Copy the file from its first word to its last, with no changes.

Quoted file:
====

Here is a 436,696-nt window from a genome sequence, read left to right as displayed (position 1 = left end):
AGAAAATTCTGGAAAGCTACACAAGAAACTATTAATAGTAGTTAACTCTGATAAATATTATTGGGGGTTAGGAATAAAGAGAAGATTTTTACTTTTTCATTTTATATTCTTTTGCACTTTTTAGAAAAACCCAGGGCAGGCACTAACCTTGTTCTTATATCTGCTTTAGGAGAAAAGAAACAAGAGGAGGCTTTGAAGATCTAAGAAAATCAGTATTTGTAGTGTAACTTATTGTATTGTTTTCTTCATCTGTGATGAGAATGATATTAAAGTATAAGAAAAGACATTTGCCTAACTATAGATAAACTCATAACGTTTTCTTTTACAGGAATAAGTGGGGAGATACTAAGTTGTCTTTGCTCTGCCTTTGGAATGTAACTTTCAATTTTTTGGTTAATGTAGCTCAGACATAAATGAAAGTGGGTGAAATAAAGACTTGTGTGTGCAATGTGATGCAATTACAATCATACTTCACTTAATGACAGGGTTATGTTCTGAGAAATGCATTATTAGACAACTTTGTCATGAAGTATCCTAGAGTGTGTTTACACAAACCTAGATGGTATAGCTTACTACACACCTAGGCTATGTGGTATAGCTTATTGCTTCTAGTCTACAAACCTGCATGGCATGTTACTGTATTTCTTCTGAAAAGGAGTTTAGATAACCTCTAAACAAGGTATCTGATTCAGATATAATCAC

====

Here is a 436,696-nt window from a genome sequence, read left to right as displayed (position 1 = left end):
AGAAAATTCTGGAAAGCTACACAAGAAACTATTAATAGTAGTTAACTCTGATAAATATTATTGGGGGTTAGGAATAAAGAGAAGATTTTTACTTTTTCATTTTATATTCTTTTGCACTTTTTAGAAAAACCCAGGGCAGGCACTAACCTTGTTCTTATATCTGCTTTAGGAGAAAAGAAACAAGAGGAGGCTTTGAAGATCTAAGAAAATCAGTATTTGTAGTGTAACTTATTGTATTGTTTTCTTCATCTGTGATGAGAATGATATTAAAGTATAAGAAAAGACATTTGCCTAACTATAGATAAACTCATAACGTTTTCTTTTACAGGAATAAGTGGGGAGATACTAAGTTGTCTTTGCTCTGCCTTTGGAATGTAACTTTCAATTTTTTGGTTAATGTAGCTCAGACATAAATGAAAGTGGGTGAAATAAAGACTTGTGTGTGCAATGTGATGCAATTACAATCATACTTCACTTAATGACAGGGTTATGTTCTGAGAAATGCATTATTAGACAACTTTGTCATGAAGTATCCTAGAGTGTGTTTACACAAACCTAGATGGTATAGCTTACTACACACCTAGGCTATGTGGTATAGCTTATTGCTTCTAGTCTACAAACCTGCATGGCATGTTACTGTATTTCTTCTGAAAAGGAGTTTAGATAACCTCTAAACAAGGTATCTGATTCAGATATAATCAC